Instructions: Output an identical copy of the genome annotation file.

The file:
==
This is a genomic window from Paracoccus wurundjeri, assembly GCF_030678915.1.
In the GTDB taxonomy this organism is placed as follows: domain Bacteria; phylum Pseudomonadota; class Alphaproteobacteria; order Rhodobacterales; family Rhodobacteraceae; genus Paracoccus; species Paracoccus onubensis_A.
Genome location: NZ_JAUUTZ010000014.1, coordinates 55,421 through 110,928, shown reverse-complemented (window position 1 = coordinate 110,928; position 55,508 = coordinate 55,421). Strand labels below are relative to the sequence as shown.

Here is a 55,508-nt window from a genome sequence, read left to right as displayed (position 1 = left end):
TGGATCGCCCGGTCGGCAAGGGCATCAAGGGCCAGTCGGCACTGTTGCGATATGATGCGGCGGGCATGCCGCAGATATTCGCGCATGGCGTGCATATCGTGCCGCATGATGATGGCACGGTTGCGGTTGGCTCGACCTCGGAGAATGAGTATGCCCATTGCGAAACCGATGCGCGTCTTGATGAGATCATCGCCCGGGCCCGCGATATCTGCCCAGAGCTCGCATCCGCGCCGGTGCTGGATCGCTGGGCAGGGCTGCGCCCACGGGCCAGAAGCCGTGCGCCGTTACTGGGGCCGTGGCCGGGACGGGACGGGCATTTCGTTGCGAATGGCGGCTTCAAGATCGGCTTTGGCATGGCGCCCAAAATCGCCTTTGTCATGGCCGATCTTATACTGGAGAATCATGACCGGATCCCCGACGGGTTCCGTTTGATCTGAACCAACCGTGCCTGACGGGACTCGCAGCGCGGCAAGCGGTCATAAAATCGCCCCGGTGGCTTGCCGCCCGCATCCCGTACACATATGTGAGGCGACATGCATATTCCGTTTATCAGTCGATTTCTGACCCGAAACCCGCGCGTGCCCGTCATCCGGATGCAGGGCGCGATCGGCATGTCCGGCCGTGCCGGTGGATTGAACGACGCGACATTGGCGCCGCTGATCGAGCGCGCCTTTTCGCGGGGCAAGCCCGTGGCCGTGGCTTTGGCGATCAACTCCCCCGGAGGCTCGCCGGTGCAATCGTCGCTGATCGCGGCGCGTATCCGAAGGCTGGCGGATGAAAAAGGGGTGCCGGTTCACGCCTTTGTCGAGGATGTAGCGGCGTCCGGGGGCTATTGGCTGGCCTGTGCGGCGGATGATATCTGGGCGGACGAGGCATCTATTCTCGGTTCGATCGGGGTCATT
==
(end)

This is a genomic window from Paracoccus wurundjeri, assembly GCF_030678915.1.
In the GTDB taxonomy this organism is placed as follows: domain Bacteria; phylum Pseudomonadota; class Alphaproteobacteria; order Rhodobacterales; family Rhodobacteraceae; genus Paracoccus; species Paracoccus onubensis_A.
Genome location: NZ_JAUUTZ010000014.1, coordinates 55,421 through 110,928, shown reverse-complemented (window position 1 = coordinate 110,928; position 55,508 = coordinate 55,421). Strand labels below are relative to the sequence as shown.

Here is a 55,508-nt window from a genome sequence, read left to right as displayed (position 1 = left end):
TGGATCGCCCGGTCGGCAAGGGCATCAAGGGCCAGTCGGCACTGTTGCGATATGATGCGGCGGGCATGCCGCAGATATTCGCGCATGGCGTGCATATCGTGCCGCATGATGATGGCACGGTTGCGGTTGGCTCGACCTCGGAGAATGAGTATGCCCATTGCGAAACCGATGCGCGTCTTGATGAGATCATCGCCCGGGCCCGCGATATCTGCCCAGAGCTCGCATCCGCGCCGGTGCTGGATCGCTGGGCAGGGCTGCGCCCACGGGCCAGAAGCCGTGCGCCGTTACTGGGGCCGTGGCCGGGACGGGACGGGCATTTCGTTGCGAATGGCGGCTTCAAGATCGGCTTTGGCATGGCGCCCAAAATCGCCTTTGTCATGGCCGATCTTATACTGGAGAATCATGACCGGATCCCCGACGGGTTCCGTTTGATCTGAACCAACCGTGCCTGACGGGACTCGCAGCGCGGCAAGCGGTCATAAAATCGCCCCGGTGGCTTGCCGCCCGCATCCCGTACACATATGTGAGGCGACATGCATATTCCGTTTATCAGTCGATTTCTGACCCGAAACCCGCGCGTGCCCGTCATCCGGATGCAGGGCGCGATCGGCATGTCCGGCCGTGCCGGTGGATTGAACGACGCGACATTGGCGCCGCTGATCGAGCGCGCCTTTTCGCGGGGCAAGCCCGTGGCCGTGGCTTTGGCGATCAACTCCCCCGGAGGCTCGCCGGTGCAATCGTCGCTGATCGCGGCGCGTATCCGAAGGCTGGCGGATGAAAAAGGGGTGCCGGTTCACGCCTTTGTCGAGGATGTAGCGGCGTCCGGGGGCTATTGGCTGGCCTGTGCGGCGGATGATATCTGGGCGGACGAGGCATCTATTCTCGGTTCGATCGGGGTCATT